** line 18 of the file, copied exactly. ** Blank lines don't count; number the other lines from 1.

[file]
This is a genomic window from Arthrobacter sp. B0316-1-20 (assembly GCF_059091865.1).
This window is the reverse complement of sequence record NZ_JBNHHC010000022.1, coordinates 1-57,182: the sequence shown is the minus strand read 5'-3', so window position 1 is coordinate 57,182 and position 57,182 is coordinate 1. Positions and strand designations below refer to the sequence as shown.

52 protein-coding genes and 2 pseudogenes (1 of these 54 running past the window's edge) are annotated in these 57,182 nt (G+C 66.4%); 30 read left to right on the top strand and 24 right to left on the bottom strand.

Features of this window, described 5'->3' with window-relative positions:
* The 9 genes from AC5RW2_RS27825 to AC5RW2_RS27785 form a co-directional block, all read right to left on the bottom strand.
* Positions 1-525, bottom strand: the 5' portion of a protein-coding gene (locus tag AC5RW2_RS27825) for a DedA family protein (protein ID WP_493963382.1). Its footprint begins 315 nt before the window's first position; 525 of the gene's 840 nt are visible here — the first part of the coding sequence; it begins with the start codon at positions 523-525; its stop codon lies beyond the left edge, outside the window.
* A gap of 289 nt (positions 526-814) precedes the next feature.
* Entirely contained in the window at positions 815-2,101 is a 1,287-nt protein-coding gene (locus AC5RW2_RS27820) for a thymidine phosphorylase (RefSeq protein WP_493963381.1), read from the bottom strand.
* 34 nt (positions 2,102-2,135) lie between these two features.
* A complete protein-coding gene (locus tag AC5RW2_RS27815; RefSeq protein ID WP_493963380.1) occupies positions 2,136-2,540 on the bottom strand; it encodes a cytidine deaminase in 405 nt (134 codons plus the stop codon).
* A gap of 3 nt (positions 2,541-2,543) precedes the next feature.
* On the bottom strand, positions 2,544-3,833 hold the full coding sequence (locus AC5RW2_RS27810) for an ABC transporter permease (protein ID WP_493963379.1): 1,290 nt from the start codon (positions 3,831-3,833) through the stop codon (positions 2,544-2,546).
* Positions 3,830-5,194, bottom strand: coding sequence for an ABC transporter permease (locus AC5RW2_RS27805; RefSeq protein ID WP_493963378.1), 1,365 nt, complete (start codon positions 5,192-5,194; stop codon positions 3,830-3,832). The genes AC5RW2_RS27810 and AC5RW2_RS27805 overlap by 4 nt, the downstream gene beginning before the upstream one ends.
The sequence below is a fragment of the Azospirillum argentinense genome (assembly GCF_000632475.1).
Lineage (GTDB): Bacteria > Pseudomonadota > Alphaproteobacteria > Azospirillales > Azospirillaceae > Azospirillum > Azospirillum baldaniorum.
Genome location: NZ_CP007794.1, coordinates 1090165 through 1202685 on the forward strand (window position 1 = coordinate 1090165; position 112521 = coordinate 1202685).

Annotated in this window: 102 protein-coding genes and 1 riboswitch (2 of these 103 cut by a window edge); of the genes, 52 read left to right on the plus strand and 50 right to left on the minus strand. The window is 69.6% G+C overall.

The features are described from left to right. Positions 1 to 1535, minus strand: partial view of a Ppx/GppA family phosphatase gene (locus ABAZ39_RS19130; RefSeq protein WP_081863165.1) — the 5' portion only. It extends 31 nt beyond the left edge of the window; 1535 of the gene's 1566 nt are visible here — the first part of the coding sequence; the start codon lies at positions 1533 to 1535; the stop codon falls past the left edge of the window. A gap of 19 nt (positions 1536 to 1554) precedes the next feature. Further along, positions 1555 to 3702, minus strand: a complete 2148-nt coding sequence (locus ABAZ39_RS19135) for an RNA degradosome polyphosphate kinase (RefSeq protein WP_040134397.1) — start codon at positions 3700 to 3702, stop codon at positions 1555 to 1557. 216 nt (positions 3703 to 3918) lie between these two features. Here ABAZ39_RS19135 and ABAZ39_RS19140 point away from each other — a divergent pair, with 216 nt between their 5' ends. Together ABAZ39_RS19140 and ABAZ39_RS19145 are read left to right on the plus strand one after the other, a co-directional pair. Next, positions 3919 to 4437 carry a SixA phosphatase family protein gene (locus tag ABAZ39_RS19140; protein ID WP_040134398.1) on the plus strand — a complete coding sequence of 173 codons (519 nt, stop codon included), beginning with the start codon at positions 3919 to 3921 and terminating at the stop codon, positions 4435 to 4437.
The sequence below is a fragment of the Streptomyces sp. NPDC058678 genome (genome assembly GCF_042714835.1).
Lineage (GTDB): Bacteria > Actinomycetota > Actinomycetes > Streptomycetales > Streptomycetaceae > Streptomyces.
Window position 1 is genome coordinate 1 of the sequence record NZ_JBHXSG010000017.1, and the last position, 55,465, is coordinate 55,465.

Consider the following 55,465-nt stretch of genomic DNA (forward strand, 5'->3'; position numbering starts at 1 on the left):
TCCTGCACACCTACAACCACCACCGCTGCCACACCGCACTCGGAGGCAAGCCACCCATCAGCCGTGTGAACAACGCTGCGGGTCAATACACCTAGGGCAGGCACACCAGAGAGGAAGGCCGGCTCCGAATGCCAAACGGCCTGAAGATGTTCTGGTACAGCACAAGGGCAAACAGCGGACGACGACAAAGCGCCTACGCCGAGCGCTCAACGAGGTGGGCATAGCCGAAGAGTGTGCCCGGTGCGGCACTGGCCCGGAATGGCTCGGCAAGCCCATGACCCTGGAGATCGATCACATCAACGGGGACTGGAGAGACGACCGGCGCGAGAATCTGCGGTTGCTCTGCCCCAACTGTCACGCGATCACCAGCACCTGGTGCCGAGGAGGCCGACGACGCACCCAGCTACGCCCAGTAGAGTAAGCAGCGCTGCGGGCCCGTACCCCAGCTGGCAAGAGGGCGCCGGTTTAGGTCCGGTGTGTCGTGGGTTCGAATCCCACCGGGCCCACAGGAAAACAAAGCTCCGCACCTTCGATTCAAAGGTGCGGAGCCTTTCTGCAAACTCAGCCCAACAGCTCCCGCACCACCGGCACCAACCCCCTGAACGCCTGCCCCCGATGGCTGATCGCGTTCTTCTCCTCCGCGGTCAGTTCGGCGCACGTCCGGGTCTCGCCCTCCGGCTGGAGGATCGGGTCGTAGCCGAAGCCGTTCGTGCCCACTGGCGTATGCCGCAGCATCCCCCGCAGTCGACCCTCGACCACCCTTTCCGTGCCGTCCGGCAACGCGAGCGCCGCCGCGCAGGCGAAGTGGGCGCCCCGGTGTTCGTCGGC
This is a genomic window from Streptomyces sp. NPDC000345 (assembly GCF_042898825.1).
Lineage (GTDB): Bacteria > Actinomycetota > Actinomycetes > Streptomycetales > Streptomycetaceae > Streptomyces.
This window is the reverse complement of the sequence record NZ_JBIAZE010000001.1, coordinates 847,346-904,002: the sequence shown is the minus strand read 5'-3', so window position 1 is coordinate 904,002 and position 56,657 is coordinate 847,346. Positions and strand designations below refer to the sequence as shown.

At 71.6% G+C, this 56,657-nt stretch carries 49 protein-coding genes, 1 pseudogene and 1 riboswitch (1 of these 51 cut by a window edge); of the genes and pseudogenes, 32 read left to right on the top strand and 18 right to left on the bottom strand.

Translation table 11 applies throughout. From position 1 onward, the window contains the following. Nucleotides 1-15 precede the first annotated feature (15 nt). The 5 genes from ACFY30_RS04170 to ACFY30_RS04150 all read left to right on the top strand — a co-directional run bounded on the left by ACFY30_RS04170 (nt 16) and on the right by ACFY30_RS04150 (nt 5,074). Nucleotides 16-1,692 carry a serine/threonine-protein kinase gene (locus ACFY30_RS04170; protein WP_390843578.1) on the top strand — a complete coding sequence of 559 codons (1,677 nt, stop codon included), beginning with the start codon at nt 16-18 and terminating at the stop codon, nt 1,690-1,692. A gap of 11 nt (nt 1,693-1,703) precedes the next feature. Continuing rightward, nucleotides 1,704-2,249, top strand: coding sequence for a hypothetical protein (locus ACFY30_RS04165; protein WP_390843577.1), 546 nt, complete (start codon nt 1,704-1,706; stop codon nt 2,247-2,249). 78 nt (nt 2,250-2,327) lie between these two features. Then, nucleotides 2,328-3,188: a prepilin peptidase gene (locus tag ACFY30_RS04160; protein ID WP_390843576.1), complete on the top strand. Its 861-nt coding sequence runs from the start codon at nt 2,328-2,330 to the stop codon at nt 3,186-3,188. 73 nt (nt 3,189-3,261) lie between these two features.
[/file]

The features are described from left to right. Positions 1 to 1535, minus strand: partial view of a Ppx/GppA family phosphatase gene (locus ABAZ39_RS19130; RefSeq protein WP_081863165.1) — the 5' portion only. It extends 31 nt beyond the left edge of the window; 1535 of the gene's 1566 nt are visible here — the first part of the coding sequence; the start codon lies at positions 1533 to 1535; the stop codon falls past the left edge of the window. A gap of 19 nt (positions 1536 to 1554) precedes the next feature. Further along, positions 1555 to 3702, minus strand: a complete 2148-nt coding sequence (locus ABAZ39_RS19135) for an RNA degradosome polyphosphate kinase (RefSeq protein WP_040134397.1) — start codon at positions 3700 to 3702, stop codon at positions 1555 to 1557. 216 nt (positions 3703 to 3918) lie between these two features. Here ABAZ39_RS19135 and ABAZ39_RS19140 point away from each other — a divergent pair, with 216 nt between their 5' ends. Together ABAZ39_RS19140 and ABAZ39_RS19145 are read left to right on the plus strand one after the other, a co-directional pair. Next, positions 3919 to 4437 carry a SixA phosphatase family protein gene (locus tag ABAZ39_RS19140; protein ID WP_040134398.1) on the plus strand — a complete coding sequence of 173 codons (519 nt, stop codon included), beginning with the start codon at positions 3919 to 3921 and terminating at the stop codon, positions 4435 to 4437.